Recent studies of esophageal cancer on p38-MAPK remain limited. Zheng et al (30) reported that in cancer cells in vitro, p38 serves as an oncogene that promotes cell growth; while at a stage prior to carcinogenesis, it suppress tumor growth. Another study focusing on cell cycle revealed that p38 participates in cancer G1/G0-phase arrest induced by obatoclax (18). In other cancer types, p38-MAPK also served as a paradox; in which certain results demonstrated cancer promoting, and others revealed suppressive functions of p38 (31). The results of the present study in cancer tissue and cells confirmed the findings of the aforementioned studies. In addition, the use of thalidomide was assessed in order to assess the possibility of using this anti-angiogenesis agent as an anticancer drug for the treatment of esophageal cancer (32). The results of the present study indicated that thalidomide was able to induce apoptosis in esophageal cancer cell types Eca-109 and TE-1, although its mechanism remains to be elucidated.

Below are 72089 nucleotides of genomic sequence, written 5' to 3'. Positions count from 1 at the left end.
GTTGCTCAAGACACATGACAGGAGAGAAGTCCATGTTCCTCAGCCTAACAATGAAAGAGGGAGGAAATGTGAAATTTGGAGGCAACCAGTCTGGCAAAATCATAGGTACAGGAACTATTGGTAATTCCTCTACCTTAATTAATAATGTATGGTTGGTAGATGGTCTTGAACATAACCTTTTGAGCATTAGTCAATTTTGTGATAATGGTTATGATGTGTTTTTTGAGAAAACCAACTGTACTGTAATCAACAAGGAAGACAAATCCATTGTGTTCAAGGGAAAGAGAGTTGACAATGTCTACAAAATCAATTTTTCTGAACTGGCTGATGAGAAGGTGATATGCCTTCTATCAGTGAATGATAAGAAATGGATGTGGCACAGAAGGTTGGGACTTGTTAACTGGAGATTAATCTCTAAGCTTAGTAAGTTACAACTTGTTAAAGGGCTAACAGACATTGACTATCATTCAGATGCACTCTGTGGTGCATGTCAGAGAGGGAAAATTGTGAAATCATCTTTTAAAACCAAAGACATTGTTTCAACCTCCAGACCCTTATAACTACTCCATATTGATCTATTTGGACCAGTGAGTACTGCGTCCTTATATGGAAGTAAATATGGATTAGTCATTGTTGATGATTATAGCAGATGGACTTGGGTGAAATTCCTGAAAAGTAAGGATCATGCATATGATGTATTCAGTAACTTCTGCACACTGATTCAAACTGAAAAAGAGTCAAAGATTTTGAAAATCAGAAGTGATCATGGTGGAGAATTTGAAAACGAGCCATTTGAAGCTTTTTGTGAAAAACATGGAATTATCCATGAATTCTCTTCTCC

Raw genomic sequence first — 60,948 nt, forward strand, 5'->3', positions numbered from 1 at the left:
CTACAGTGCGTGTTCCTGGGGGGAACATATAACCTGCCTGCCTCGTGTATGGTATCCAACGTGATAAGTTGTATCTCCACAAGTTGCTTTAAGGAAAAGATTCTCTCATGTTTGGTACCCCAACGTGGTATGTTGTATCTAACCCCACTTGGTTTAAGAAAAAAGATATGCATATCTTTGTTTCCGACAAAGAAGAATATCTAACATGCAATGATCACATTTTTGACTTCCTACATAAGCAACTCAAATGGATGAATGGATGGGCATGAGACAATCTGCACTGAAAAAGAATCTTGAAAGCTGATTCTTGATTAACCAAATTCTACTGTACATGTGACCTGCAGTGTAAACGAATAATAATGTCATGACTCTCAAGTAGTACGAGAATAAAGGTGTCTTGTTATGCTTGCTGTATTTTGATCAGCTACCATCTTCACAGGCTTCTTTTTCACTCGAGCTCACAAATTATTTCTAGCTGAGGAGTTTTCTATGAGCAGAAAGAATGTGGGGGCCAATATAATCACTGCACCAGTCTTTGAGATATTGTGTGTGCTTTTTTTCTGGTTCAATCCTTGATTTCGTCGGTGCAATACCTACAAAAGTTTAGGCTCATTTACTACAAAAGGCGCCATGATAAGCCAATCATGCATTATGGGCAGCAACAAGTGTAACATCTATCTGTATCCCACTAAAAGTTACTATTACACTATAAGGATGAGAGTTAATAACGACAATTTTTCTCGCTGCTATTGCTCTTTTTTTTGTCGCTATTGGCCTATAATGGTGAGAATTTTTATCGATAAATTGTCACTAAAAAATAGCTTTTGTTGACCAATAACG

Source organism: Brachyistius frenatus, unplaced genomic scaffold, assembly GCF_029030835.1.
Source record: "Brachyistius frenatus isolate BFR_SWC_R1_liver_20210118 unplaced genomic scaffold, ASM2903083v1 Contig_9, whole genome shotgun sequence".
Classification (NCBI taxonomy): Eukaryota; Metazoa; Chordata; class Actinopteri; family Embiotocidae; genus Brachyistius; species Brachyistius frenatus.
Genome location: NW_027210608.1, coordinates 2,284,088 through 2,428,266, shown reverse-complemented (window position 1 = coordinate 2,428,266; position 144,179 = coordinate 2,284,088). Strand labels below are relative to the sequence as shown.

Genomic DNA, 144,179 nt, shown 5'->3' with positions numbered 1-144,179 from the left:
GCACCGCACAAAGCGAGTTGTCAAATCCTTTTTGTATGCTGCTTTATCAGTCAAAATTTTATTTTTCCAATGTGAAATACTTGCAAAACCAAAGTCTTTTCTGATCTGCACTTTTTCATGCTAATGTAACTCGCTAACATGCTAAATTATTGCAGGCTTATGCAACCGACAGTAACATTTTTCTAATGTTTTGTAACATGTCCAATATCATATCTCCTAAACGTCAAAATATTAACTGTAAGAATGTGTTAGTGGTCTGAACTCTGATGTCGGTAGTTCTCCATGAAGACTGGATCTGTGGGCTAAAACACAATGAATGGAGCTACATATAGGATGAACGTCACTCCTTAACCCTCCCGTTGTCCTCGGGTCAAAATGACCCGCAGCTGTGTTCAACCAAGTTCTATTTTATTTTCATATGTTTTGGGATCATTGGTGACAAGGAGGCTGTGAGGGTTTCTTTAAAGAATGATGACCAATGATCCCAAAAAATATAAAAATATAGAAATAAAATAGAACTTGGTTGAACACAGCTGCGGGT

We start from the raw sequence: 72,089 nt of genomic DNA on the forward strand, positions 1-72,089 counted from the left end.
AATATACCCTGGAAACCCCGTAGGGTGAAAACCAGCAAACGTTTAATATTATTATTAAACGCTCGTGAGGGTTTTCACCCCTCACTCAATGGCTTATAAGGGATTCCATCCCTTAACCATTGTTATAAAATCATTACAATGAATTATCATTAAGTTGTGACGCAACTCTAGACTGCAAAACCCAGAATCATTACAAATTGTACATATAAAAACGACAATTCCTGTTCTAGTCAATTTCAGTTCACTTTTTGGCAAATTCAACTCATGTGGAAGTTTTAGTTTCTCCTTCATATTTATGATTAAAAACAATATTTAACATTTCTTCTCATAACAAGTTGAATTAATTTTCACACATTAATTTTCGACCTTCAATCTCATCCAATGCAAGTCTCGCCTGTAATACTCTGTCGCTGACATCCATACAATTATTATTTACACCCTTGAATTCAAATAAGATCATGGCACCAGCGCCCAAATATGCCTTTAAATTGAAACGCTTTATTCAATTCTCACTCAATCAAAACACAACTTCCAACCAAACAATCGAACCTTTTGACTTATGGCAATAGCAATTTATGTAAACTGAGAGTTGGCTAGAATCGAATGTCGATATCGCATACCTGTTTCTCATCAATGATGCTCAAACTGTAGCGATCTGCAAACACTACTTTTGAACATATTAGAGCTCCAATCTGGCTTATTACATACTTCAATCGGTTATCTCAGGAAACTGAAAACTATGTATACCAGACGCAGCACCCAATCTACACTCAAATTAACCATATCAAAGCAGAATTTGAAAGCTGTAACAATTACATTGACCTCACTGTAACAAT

Signaling studies on depressive symptoms revealed that the expression of IDO or decreased MAP kinase phosphatase 1 in the hippocampus contributes to depression (33). In the present in vitro study, it was demonstrated that p38-MAPK was not only an independent predictor of poor outcome in esophageal cancer, but also aggravates cancer-associated depression by enhancing IDO expression. In fact, almost half of the patients enrolled in the study were not informed that they suffered from esophageal cancer, as requested by their relatives, who in these cases held power of attorney and therefore medical rights over the patient. This may suggest that cancer itself may trigger or aggravate depressive symptoms in these patients, whether they have knowledge of the disease or not. In addition, the findings of the present study suggest that patients with increased p38 or IDO expression are prone to develop depression and likely to require antidepressants. For those with decreased IDO, a placebo effect may exist to a certain extent, which requires further research (34).